Brenda Morris, a CPA and CGMA holder based in the US, was told she’d never be a CFO. But her written plan, developed years earlier, told her otherwise.
In 1998, she reported to the COO of a company that did not have a CFO. She was the controller then, and she told the manager, in a performance review, that she wanted to be the company CFO. As Morris tells it:
“He said, ‘Brenda, it’s a lovely goal, a wonderful goal. But you are never going to be a CFO.’ ”
“I said, ‘Why?’ Because I was stunned that he would be that direct.”
“He said, ‘You have too much personality to be a CFO,’ which really was code for ‘You’re female and too soft.’ ”
But Morris did go on to become CFO at several public companies. She led the initial public offering of one of them, and she now serves on the board of Boot Barn, a public company that sells western and work gear in 28 US states.
The increase in female CFOs in the US is a reflection of some companies seeking a more diverse pool of candidates for leadership positions. And the number is expected to rise
Progress in the US
Even though Morris had a plan, visualized and then carried out, she didn’t have many role models. Women weren’t well-represented then in the C-suite, and their numbers, while growing, still remain low today.
Recent research shows that the number of female CFOs at major US companies has doubled in the past ten years, from 45 to 90. The percentage of CFOs who are women is 13.3%, up from 7.8% in 2005.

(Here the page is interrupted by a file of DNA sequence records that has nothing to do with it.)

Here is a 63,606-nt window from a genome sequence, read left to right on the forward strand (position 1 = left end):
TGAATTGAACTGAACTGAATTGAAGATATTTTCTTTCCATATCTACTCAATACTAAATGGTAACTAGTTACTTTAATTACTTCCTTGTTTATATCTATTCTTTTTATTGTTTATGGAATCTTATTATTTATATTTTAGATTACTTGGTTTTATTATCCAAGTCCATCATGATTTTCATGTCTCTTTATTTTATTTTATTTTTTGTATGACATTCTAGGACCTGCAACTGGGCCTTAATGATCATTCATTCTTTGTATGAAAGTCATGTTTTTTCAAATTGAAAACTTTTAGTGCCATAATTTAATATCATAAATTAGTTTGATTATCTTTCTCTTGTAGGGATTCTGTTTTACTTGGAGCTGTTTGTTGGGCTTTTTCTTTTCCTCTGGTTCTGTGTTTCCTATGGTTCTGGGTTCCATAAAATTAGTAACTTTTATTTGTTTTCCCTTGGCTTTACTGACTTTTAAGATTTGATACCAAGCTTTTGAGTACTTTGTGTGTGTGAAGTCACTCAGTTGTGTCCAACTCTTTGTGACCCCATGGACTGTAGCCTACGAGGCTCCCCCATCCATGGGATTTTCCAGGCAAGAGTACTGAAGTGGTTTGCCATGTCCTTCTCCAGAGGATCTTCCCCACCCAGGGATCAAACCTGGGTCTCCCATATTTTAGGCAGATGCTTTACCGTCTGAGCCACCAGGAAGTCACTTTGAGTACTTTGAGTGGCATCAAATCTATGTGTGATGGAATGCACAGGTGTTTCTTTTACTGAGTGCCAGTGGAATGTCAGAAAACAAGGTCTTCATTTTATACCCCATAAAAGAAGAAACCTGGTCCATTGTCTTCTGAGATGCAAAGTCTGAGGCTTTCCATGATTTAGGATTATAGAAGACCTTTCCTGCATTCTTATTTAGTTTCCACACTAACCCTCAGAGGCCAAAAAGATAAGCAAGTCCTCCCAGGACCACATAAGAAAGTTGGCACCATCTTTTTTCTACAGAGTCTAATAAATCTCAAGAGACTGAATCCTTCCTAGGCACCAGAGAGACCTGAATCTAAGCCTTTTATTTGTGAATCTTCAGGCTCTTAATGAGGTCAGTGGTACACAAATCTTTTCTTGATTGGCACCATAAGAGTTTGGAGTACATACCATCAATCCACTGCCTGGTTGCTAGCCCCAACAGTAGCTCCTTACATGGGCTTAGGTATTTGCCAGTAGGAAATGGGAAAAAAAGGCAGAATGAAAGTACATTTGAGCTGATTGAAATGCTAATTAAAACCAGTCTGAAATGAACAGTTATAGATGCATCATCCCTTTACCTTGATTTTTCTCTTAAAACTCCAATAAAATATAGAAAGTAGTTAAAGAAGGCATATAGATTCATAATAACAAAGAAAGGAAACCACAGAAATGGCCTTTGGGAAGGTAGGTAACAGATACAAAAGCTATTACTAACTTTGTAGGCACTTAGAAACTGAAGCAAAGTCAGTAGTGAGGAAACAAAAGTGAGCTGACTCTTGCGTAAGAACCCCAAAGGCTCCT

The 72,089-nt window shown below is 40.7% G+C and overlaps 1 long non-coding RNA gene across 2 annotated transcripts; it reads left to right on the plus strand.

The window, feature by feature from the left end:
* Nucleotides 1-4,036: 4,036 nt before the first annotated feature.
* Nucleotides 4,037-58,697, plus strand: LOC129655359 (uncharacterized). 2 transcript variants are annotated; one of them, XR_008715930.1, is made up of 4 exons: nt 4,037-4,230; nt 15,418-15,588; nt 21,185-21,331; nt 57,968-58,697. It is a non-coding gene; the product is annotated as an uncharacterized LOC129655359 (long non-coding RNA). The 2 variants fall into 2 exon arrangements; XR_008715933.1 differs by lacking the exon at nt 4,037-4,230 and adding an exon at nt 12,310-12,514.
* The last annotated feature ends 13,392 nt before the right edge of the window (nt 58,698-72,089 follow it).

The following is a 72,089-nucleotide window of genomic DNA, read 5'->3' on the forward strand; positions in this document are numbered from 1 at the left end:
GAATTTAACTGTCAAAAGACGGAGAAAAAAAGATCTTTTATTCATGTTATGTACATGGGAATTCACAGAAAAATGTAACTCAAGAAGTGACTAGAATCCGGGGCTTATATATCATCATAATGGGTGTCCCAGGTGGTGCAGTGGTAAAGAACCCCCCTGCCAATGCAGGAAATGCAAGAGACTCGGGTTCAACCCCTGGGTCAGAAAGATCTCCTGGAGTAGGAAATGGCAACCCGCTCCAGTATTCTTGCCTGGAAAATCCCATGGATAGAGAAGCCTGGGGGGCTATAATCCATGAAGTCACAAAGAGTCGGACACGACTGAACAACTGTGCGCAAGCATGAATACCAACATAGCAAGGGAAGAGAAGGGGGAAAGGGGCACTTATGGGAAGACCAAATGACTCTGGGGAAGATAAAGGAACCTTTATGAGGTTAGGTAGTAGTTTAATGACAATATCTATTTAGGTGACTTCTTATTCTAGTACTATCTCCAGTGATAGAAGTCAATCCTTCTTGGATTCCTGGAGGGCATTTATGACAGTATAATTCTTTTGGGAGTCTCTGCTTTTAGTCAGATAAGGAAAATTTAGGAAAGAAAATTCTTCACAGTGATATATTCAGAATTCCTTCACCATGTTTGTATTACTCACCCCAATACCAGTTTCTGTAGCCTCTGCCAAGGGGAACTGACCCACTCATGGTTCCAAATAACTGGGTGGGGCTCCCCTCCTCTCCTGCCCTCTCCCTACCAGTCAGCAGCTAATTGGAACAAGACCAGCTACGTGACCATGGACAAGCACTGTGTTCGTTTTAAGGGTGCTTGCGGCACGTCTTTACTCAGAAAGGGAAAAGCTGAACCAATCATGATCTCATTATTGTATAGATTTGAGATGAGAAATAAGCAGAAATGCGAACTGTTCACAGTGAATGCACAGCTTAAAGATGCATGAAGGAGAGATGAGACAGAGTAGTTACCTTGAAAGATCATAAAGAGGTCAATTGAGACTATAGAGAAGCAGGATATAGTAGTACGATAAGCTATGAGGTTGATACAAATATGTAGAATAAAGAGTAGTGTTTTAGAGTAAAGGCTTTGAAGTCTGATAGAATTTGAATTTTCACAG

The Crist|Kolder Volatility Report, a twice-a-year measure of executive movement among 672 large companies, shows that overall turnover rates for CFOs and CEOs decreased for the second consecutive year. Crist|Kolder attributes that to capital markets growing, for the most part, in the past several years. Data for the most recent report was tracked through August 1st.
The increase in female CFOs is a reflection of some companies seeking a more diverse pool of candidates for leadership positions. And the number is expected to rise, said Scott Simmons, managing director at Crist|Kolder. “There is a focus in public company America to make sure that the best and brightest are given opportunities to grow,” he said.
The percentage of partners at US CPA firms who are women is 24%, up five percentage points from 2012. The number of female accounting students has dropped slightly, according to a survey by the American Institute of CPAs. Women make up 47% of accounting students in bachelor’s or master’s programs, down from 52% in the 2006–2007 academic year.
Having more women in executive positions could be good for organizations. A global report from the Chartered Institute of Management Accountants detailed the advantages companies can gain from having more diverse leadership, benefits that include more innovative approaches to problem-solving.
And research from Wake Forest University and the University of North Carolina-Wilmington indicates that companies with female CFOs are less likely to evade taxes.
At the coalface
“There’s a different view of the world, and different topics come up when you have diversity,” said Hillary Coley, CPA, CGMA, the CFO at the not-for-profit Trout Unlimited, which is dedicated to conserving, protecting and restoring coldwater fisheries. “It helps to minimize groupthink, and that requires the whole group to absorb those personalities.”
Coley, who has been a CFO for the past 12 years, wishes to have more female peers in that position soon. She sees more women at accounting events in greater Washington, DC.